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Embroidery: Process + Techniques
Embroidery Basics for Hooping CapsFollow this step-by-step guide for hooping this embroidery staple.
Embroidering caps on commercial embroidery machines can cause struggles and stress. Most cap styles are unique in their shape and the way they are made. Here, let’s consider different cap styles and ways to hoop them, as well as different types of cap frames that are available.
Caps can be made out of materials ranging from heavy wool to thin nylon. The material that makes up the front of the hat is called buckram, and it can be soft and flexible, or something that feels like heavy fishing line. Between these different parts, the seam connects the buckram to the rest of the cap.
Hooping some caps can be challenging, so practice is key. The goal is to hold the cap as tightly as possible while keeping the front panel low to the needle plate for the best embroidery.
The following step-by-step guide shows how to hoop a cap using a wide-angle cap frame.
Step 1: Preparing the cap before it is hooped will help the sewing quality and ease the hooping process. Remove any cardboard from the inside and straighten the bill as much as possible. Pull the sweatband to the outside of the cap. It may be sewn into the cap near the back, so it may need to be folded a bit to fit in the frame.
Step 2: Slide the cap frame onto the cap gauge. Swing the metal strap open. Please note that some wide-angle cap frames may have two straps. Place a piece of cap backing over the frame’s gauge and teeth. Ensure the backing is long enough to support the full embroidery area. For most wide-angle cap frames, a length of 16 inches will suffice.
Step 3: Slide the prepared cap onto the cap frame with the visor pointing up and the frame going inside the cap. The bill should be pushed against the bill-stop on the frame and should be relatively centered. The centering mark on the bill-stop can be used for reference. The cap should ride over the two clip posts toward the bottom of each side of the frame.
Step 4: Press down on the bill to ensure it is falling in the bill trough of the cap frame. This will help keep the cap from sliding or coming off the frame during sewing. Pull the side of the sweatband toward the cap frame and down, and smooth any bunching on the sides or sweatband. You may eventually need to fold the sweatband a bit to avoid the latching hook. Watch the backing to ensure it’s still in place.
Step 5: When the left side of the cap is within the strap hinge post, swing the strap up and over the brim. On the side, the strap’s teeth should fall just above the seam attaching the sweatband to the cap.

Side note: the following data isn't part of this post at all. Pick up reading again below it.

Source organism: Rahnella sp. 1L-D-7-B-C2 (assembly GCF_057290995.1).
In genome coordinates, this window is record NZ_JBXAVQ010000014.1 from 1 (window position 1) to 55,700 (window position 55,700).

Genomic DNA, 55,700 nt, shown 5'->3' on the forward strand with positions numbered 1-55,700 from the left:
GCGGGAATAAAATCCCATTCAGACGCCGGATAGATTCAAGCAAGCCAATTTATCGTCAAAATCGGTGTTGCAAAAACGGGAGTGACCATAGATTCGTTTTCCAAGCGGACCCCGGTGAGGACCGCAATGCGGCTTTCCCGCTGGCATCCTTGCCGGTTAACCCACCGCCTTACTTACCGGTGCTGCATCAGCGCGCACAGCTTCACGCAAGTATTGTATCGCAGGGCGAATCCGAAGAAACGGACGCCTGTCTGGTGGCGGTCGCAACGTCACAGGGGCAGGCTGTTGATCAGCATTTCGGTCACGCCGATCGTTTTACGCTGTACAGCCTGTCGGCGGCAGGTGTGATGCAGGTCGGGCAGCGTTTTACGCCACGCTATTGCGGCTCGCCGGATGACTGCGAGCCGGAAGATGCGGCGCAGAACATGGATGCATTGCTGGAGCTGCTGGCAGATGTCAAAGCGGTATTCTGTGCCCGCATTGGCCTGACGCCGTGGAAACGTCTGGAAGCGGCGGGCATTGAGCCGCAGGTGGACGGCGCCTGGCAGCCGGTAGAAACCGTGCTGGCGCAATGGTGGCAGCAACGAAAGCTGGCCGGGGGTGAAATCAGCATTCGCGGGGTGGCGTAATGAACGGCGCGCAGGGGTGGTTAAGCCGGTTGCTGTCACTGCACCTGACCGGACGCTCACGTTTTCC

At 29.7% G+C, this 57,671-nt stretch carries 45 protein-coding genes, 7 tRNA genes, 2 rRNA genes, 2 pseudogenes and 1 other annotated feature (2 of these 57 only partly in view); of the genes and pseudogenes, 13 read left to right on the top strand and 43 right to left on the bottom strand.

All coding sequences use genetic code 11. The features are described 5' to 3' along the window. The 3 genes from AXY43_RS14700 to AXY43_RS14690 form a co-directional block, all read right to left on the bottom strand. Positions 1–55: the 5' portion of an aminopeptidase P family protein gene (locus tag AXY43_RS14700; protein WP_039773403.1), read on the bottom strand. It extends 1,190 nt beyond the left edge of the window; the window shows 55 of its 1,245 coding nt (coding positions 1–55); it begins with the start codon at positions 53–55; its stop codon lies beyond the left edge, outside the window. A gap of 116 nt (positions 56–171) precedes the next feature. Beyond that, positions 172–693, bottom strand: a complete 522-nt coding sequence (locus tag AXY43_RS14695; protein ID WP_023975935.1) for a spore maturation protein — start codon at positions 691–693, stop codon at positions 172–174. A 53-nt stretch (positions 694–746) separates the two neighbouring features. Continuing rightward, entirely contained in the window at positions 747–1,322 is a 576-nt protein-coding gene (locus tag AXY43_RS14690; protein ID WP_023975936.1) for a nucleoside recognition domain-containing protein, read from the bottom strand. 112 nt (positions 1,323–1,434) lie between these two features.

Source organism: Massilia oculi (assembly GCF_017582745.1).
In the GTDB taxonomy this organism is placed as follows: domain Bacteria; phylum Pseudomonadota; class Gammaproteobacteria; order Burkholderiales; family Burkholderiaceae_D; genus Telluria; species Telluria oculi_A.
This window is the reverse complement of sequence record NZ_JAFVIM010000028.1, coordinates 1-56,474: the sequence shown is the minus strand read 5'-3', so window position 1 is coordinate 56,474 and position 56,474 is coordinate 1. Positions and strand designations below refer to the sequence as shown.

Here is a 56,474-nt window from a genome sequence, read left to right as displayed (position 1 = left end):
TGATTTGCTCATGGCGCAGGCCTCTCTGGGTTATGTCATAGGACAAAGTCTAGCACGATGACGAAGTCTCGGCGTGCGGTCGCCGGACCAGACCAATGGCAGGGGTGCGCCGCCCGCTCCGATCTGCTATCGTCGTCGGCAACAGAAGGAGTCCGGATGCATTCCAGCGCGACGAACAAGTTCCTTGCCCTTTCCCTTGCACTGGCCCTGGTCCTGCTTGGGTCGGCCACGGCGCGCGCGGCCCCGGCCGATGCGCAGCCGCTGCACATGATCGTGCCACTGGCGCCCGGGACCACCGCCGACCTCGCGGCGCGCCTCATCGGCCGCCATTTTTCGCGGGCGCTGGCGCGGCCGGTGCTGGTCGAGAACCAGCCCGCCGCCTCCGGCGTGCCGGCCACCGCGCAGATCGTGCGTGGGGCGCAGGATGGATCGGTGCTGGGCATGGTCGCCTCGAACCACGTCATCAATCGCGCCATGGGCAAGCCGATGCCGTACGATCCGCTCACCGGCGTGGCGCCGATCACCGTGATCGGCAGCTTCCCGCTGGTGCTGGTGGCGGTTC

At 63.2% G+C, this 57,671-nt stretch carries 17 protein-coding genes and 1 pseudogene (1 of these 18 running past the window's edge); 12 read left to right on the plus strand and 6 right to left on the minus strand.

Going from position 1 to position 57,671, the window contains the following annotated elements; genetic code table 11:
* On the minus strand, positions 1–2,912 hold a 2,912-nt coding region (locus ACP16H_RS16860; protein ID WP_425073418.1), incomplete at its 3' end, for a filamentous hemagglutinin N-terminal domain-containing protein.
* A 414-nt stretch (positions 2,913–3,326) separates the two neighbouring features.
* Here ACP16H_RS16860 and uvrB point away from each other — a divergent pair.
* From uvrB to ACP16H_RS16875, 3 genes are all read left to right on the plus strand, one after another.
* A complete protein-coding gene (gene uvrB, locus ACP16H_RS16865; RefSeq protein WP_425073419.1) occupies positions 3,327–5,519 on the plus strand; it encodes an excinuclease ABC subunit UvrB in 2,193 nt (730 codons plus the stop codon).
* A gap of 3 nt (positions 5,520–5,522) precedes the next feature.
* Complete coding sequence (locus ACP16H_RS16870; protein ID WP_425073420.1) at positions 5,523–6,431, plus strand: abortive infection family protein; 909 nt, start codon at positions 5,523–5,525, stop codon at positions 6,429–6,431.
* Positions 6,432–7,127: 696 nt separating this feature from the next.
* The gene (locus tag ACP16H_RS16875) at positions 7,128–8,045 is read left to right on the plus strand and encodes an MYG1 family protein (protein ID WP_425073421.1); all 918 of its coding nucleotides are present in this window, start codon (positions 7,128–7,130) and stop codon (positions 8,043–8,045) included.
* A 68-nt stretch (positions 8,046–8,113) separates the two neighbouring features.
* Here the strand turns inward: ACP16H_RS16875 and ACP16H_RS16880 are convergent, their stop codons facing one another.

Step 6: Continue bringing the strap around the front of the cap, where the strap’s teeth must fall into the bill’s seam. Bring the strap down the other side of the cap and ensure the teeth fall just above the stitching attaching the sweatband.
Step 7: Hook the latch on the strap into the hook on the latch post. You may need to fold or adjust the sweatband slightly to accommodate the hook and latch. At this point, you should hook the latch, but not close it.
Step 8: The cap frame strap may need to be tightened if it does not fit the cap snugly or loosened if it’s too tight to fasten appropriately. This only is necessary when hooping a different cap style for the first time using the frame.
Step 9: Smooth the lower part of the cap while snapping the buckle closed. It should be tight.
Step 10: While pressing the cap material around the post, use a clip to secure the material to it. Orient the clip handles toward the back of the cap. Some wide-angle cap frames may have a different way to hold the back of the cap. Please note that clips only are necessary when sewing the sides or if the cap is unstructured.
Step 11: Remove the cap frame from the gauge, as it is ready to be placed on the wide-angle driver on the embroidery machine.
There are several different types of cap frames, all of which offer distinct advantages compared to the wide-angle type. For example, the conventional cap frame holds the front of the cap from multiple locations, thus minimizing cap movement. However, it only allows embroidery on a cap’s front panel.
Mike Doe has been working at Melco since 2002. He has held various positions, from sales to management and engineering. Currently, he is the company’s director of business development. For more information, visit melco.com.
For more embroidery articles, visit https://impressionsmagazine.com/embroidery/.
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Embroidering caps on commercial embroidery machines can cause struggles and stress. Most cap styles are unique in their shape and the way they are made. Here, let’s consider different cap styles and ways to hoop them, as well as different types of cap frames that are available.FULL STORY